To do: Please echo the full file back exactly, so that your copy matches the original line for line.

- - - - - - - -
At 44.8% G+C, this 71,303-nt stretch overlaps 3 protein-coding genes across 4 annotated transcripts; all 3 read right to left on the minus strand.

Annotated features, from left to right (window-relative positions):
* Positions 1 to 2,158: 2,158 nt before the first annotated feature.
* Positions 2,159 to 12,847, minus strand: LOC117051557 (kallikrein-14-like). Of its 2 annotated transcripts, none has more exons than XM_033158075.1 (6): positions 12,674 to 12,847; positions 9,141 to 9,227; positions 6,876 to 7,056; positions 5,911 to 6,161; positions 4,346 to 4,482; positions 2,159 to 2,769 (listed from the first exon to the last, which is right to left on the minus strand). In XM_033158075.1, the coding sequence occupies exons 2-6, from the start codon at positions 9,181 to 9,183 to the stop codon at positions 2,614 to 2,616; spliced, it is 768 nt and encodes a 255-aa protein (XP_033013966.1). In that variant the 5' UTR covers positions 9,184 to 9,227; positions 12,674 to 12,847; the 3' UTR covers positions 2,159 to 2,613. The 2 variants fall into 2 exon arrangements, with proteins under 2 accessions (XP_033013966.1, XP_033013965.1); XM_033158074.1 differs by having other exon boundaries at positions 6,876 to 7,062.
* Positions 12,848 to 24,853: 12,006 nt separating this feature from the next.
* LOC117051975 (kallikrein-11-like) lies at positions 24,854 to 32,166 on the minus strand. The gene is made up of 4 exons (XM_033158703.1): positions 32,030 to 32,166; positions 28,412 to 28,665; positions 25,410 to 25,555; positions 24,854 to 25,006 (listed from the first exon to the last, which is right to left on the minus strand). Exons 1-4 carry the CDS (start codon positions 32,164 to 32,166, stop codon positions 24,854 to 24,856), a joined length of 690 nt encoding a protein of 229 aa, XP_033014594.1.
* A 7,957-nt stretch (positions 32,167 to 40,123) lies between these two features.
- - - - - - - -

At 44.8% G+C, this 71,303-nt stretch overlaps 3 protein-coding genes across 4 annotated transcripts; all 3 read right to left on the minus strand.

Annotated features, from left to right (window-relative positions):
* Positions 1 to 2,158: 2,158 nt before the first annotated feature.
* Positions 2,159 to 12,847, minus strand: LOC117051557 (kallikrein-14-like). Of its 2 annotated transcripts, none has more exons than XM_033158075.1 (6): positions 12,674 to 12,847; positions 9,141 to 9,227; positions 6,876 to 7,056; positions 5,911 to 6,161; positions 4,346 to 4,482; positions 2,159 to 2,769 (listed from the first exon to the last, which is right to left on the minus strand). In XM_033158075.1, the coding sequence occupies exons 2-6, from the start codon at positions 9,181 to 9,183 to the stop codon at positions 2,614 to 2,616; spliced, it is 768 nt and encodes a 255-aa protein (XP_033013966.1). In that variant the 5' UTR covers positions 9,184 to 9,227; positions 12,674 to 12,847; the 3' UTR covers positions 2,159 to 2,613. The 2 variants fall into 2 exon arrangements, with proteins under 2 accessions (XP_033013966.1, XP_033013965.1); XM_033158074.1 differs by having other exon boundaries at positions 6,876 to 7,062.
* Positions 12,848 to 24,853: 12,006 nt separating this feature from the next.
* LOC117051975 (kallikrein-11-like) lies at positions 24,854 to 32,166 on the minus strand. The gene is made up of 4 exons (XM_033158703.1): positions 32,030 to 32,166; positions 28,412 to 28,665; positions 25,410 to 25,555; positions 24,854 to 25,006 (listed from the first exon to the last, which is right to left on the minus strand). Exons 1-4 carry the CDS (start codon positions 32,164 to 32,166, stop codon positions 24,854 to 24,856), a joined length of 690 nt encoding a protein of 229 aa, XP_033014594.1.
* A 7,957-nt stretch (positions 32,167 to 40,123) lies between these two features.